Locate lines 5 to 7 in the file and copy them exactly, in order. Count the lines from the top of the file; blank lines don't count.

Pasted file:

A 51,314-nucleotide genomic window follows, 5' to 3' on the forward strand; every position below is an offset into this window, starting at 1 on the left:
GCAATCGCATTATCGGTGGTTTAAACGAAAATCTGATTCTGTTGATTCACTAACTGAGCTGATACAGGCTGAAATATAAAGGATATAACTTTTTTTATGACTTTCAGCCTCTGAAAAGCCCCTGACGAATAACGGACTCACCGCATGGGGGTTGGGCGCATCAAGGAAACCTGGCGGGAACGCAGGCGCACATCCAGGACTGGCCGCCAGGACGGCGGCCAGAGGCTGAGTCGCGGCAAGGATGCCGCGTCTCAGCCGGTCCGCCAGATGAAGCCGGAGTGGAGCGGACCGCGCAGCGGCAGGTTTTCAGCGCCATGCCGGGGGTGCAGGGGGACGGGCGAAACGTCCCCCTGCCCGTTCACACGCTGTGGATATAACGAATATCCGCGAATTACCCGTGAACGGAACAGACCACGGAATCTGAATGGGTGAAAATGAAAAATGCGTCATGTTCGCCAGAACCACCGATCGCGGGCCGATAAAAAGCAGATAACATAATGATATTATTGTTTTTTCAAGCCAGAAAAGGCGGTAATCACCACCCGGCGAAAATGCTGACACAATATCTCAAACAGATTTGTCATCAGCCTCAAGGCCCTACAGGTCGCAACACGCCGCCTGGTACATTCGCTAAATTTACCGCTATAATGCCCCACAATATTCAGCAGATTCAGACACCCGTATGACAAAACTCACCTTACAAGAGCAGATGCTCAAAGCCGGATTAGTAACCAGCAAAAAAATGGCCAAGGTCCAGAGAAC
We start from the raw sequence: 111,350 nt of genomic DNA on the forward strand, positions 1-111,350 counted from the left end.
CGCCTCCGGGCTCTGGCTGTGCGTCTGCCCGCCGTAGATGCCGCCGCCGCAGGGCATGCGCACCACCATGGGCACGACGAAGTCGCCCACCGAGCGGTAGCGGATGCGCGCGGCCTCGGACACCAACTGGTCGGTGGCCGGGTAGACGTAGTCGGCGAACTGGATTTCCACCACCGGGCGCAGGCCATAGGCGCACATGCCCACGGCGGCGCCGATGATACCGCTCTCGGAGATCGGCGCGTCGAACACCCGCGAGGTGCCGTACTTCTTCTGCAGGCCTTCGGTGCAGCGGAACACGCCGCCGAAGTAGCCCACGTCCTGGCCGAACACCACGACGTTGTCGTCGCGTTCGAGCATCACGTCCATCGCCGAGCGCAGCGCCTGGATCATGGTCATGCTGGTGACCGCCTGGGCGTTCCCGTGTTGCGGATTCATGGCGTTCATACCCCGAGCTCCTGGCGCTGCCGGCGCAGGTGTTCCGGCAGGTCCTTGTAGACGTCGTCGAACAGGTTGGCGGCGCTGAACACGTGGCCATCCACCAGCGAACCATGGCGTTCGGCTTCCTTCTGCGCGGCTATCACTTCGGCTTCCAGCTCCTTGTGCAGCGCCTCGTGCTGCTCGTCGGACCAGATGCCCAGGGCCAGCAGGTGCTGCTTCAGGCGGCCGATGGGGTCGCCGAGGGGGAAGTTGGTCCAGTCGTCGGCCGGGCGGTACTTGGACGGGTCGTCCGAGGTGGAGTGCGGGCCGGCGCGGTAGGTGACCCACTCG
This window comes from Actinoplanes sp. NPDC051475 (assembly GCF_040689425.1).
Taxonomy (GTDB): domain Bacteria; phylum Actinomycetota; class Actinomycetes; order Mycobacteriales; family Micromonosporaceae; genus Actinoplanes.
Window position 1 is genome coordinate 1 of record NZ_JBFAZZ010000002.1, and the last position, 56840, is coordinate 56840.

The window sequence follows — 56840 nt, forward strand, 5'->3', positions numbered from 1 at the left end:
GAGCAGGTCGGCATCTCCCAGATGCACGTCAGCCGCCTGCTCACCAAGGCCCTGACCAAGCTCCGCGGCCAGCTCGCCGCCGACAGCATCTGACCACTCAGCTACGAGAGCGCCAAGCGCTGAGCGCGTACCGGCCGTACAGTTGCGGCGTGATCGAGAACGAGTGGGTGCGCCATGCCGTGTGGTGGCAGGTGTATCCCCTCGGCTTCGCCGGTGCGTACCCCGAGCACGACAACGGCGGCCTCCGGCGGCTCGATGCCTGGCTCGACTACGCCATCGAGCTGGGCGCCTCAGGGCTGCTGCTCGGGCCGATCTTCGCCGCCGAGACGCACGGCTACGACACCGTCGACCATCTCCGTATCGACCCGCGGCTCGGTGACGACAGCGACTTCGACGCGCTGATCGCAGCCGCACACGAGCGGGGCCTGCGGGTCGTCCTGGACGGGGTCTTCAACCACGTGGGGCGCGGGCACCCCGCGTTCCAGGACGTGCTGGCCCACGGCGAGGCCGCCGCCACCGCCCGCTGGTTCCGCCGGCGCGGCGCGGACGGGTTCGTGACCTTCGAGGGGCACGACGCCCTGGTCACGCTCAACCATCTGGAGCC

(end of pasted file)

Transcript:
This window comes from Actinoplanes sp. NPDC051475 (assembly GCF_040689425.1).
Taxonomy (GTDB): domain Bacteria; phylum Actinomycetota; class Actinomycetes; order Mycobacteriales; family Micromonosporaceae; genus Actinoplanes.
Window position 1 is genome coordinate 1 of record NZ_JBFAZZ010000002.1, and the last position, 56840, is coordinate 56840.